STORY: “No regrets” -- that’s what U.S. President Joe Biden said on Thursday about his handling of classified documents found at his home and former office.
"We immediately turned them over to the archives at the Justice Department. We're fully cooperating, looking forward to getting this resolved quickly. I think you're going to find there's nothing there. I have no regrets."
Attorney General Merrick Garland last week named a special counsel to investigate the matter, after the classified material was found at Biden's Delaware home and a Washington, D.C., office he used before becoming president.
The White House has largely been on the defensive since the initial revelations on Jan. 9 that the documents had been discovered.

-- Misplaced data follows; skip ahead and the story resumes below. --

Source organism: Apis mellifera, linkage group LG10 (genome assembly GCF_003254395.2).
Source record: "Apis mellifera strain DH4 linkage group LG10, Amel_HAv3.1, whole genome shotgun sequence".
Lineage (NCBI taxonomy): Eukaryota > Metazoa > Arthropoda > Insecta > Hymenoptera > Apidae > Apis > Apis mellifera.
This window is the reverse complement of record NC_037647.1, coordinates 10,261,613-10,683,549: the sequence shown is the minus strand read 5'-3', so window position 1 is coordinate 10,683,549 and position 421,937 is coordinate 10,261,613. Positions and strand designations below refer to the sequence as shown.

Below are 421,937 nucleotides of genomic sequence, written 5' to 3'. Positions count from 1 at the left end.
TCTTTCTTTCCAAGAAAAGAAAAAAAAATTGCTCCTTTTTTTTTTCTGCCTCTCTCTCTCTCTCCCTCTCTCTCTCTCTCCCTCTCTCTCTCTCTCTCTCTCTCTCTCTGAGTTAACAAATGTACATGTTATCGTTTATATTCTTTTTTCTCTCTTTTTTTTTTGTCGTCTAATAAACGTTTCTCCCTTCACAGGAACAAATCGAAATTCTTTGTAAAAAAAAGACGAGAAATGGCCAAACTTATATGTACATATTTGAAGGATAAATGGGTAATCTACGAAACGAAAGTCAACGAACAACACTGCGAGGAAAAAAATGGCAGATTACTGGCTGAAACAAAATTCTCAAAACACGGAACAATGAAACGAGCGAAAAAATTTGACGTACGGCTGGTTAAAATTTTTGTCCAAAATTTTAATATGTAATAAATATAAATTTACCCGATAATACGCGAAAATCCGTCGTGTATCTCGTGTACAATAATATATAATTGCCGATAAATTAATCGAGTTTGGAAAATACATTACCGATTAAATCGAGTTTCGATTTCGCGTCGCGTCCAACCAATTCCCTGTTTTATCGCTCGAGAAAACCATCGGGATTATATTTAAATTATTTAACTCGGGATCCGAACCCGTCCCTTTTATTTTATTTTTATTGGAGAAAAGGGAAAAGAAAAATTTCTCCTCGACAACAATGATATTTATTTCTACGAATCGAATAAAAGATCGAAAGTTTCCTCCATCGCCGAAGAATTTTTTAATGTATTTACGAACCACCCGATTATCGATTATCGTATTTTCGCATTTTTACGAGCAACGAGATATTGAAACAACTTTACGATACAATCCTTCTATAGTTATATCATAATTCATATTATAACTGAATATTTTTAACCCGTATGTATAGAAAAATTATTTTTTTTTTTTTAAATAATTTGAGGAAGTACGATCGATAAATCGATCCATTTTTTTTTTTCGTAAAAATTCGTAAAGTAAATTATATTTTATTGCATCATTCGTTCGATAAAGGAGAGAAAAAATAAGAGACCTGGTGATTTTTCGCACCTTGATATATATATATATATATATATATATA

Biden was responding to media questions during a trip to inspect the storm damage in California.
He sounded a note of annoyance that reporters were focusing on the document controversy instead.
“What quite frankly bugs me is that we have a serious problem here we’re talking about, talking about what’s going on. And the American people don’t quite understand why you don’t ask me questions about that.”
On his trip, Biden toured parts of the state worst hit by three weeks of deadly storms known as atmospheric rivers, which unleashed flooding and mudslides on a region long plagued by drought and wildfires.
At Seacliff State Beach along the Santa Cruz coastline, he stressed the concerns of the role global heating played in worsening extreme weather events.
"If anybody doubts that the climate is changing, then they must have been asleep during the last couple of years.”